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June 12, 2001

* One problem

Great analysis on ["Az Googoosh taa Emam Zaman"]! One problem: Per election numbers, 21 million out of 30 million voted for Khatami in 1997 and 22 million out of 28 million voted for him in 2001. Eligibles were 33 million in 1997 while eligibles were 40 million in 2001.

You see, Khatami's supporting numbers went from 21M/33M to 22M/40M, so his supporters declined in comparison to eligibles. Khatami's supporters increased only in comparison to number who voted (from 21M/30M to 22M/28M), not in comparison to those who were eligible.

Considering the huge rise in number of new eligibles to small increase in number of Khatamai supporters, the numbers do not bear the conclusion you reach at the end of your analysis.

We can assume and pray that those who abstained from voting would have voted for Khatami in same proportion, but we cannot in all honesty claim that it is in fact true.


Ramin Tabib

* Thoughtful

Dear Sirs,

These are very thoughtful photos ["Looking back"]. I would like to congratulate Mr. Tirafkan and thank you for presenting them in your site. I really appreciated the artistic quality and the message behind them.

With my best wishes for everlasting success of the


Iradj Yassini

* She not he

What a wonderful translation ["Friend"]! I just want to clarify something. I believe that this poem was written in the wake of Forough Farrokhzad's death. If so, all the 'he's should be 'she'.

I would appreciate if somebody confirmed this. (see reply below)

Azin Nezami

Dear Azin,

Thanks for your note on the translation. I knew about the occasion for the poem and just used the wonderful capacity of Persian as a gender neutral language to couch it in terms of my own tragedy and presnt it to the memory of my friend. He did fit the spirit of the poem.

That he was not a woman (or Forough for that matter) is in the world of poetry, a minor detail. I think all the hes can be turned to shes with no harm to the poem or the translation.

Thanks again,

Ahmad Sadri

* Don't insult our intelligence

What is the meaning of having the picture of the Shah and his family at the top left corner of your home page? [ advertising] Please don't tell me that it is only an advertisement. They, whoever they are, could replace that picture with someone else's picture.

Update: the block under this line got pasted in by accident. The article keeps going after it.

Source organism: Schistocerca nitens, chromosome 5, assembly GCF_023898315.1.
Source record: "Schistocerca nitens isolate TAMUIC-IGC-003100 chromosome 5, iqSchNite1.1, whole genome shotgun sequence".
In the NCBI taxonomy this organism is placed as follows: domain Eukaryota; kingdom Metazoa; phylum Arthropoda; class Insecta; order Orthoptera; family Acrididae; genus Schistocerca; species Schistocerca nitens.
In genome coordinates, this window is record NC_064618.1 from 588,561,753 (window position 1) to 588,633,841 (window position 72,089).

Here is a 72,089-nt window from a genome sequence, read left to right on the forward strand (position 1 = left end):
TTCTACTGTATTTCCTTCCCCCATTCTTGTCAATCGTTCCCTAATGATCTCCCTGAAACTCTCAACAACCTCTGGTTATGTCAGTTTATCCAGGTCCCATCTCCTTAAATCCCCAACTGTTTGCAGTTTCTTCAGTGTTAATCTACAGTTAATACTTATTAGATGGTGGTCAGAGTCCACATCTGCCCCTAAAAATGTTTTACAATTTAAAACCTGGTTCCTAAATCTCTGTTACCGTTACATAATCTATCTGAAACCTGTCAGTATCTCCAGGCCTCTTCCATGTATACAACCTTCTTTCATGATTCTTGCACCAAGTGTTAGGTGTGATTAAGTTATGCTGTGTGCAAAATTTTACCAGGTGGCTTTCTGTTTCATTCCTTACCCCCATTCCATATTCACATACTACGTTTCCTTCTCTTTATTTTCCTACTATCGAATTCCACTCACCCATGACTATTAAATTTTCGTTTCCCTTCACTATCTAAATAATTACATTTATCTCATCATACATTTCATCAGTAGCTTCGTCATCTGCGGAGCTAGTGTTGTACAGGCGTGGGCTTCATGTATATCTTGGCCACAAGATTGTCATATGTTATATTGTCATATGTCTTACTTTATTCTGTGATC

It reminds me of the years I went to the movie theater and before the picture started I was, implicitly, forced to stand up and watch that family. They didn't have the decency of calling it the national anthem either. They called "sorood shaahanshaahi" ("royal anthem").

In this country and anywhere else I support your rights to put that picture anywhere you want but please don't insult our intelligence of pretending to be independent. Enough said.


* Reality is so different

Nazy, ["If I was a guy"]

I was two years old when I lost my virginity. I was raped... Do I deserve less therefore?

Nooneh is a woman who represents a world of women who have loved and lost.. yes lost.. even virginity before knowing truth.

You are obviously someone special because you believe you have been a one-man woman. I want to believe in that one-man romance too but reality is so different.


* Cheh haalee meedaad!

CS' story really touched me ["Nap time"]. After lunch (especially on Fridays if I had had a few cocktails after work) I would drive my Jeep behind the parking lot of the semi-conductor company where I used to work.

I would then proceed to park under a weeping willow in the old Texas cemetery behind the parking lot, prop a rather dirty "road pillow" under my head and nap for about 20 minutes. Cheh haalee meedaad! I would wake up groggy and with a sour taste in my mouth but a cup of Earl Grey later would feel great for the rest of the afternoon.

There are no scenic cemeteries around my current employers' facilities. Alas.


* Samad Behrangi, my favorite

I remember my childhood growing up in Iran.I was so lucky living in a beautiful seaside town in Mazandran. I was totally in love with my town. I still am. I wouldn't change my town's naranj tree-lined streets with all the avenues in London.